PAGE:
[llvm-dev] Should I worry about test failures in a release?

Renato Golin via llvm-dev llvm-dev at lists.llvm.org
Mon Oct 12 09:26:06 PDT 2015

On 12 October 2015 at 16:29, Joachim Durchholz via llvm-dev
<llvm-dev at lists.llvm.org> wrote:
> I've been planning to switch to a new release whenever it's out.
> What are the advantages of following trunk?

Some people prefer following releases and having a higher cost when
migrating, other people prefer to spread the cost over many months,
but you'll have to resolve conflicts most of the time you re-base your
project regardless of what you choose.

If you stick to a release...

 * ABI stability
 * Known functionality (ie. no experimental stuff)
 * Re-base can be done separately, and merged once stable
 * Known problems are less likely to be fixed upstream (1)
 * Larger re-base periods, may invalidate a lot of your bridge code

If you stick to trunk...

 * Faster re-base periods
 * Bugs are more likely to be fixed quickly
 * New features, target support will come earlier
 * You can influence/propose/submit changes upstream
 * Unpredictable re-base. Sometimes, a re-base can destroy a lot of stuff.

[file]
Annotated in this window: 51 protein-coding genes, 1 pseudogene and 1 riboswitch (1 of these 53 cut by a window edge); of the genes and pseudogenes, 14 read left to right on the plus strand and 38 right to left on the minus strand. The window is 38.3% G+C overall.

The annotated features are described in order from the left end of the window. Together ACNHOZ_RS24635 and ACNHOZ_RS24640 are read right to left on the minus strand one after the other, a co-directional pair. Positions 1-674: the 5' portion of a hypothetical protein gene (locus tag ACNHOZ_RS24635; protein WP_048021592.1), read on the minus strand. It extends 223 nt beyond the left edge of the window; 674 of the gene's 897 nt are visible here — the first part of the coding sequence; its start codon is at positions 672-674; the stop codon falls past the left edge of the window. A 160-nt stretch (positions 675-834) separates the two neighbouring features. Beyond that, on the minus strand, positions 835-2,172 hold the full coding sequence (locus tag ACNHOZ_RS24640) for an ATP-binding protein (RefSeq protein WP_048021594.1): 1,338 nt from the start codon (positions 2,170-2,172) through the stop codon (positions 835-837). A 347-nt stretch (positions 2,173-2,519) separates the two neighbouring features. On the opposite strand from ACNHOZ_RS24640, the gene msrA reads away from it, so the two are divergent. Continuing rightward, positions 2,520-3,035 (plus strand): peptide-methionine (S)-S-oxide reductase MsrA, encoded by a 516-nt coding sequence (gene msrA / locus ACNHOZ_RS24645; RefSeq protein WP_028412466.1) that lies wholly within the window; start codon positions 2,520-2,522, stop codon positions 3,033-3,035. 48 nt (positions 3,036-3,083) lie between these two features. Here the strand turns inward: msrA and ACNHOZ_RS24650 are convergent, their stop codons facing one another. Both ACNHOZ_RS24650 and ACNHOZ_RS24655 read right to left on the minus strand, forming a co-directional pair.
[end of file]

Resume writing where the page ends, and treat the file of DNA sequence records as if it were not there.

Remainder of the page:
* You'll have to track buildbots to make sure all targets are green
on the revision you want to pull
 * You won't have the additional validation people do on releases
(larger code-bases, benchmarks, etc).
 * Re-bases are better done as a "stop the press" moment in the
project history, may delay other tasks

Ultimately, it depends on how you and your team work, and how you
expect the software you're building to evolve. The vast majority of
people stick to trunk.


(1) The community is very focused on trunk, so problems fixed on trunk
may not be easily back-ported. You may want to do the back-port
yourself, but that still doesn't mean people will accept it on the
release branch, for example, due to potential instability concerns.
Releases are more "stable points in time", than proper products.

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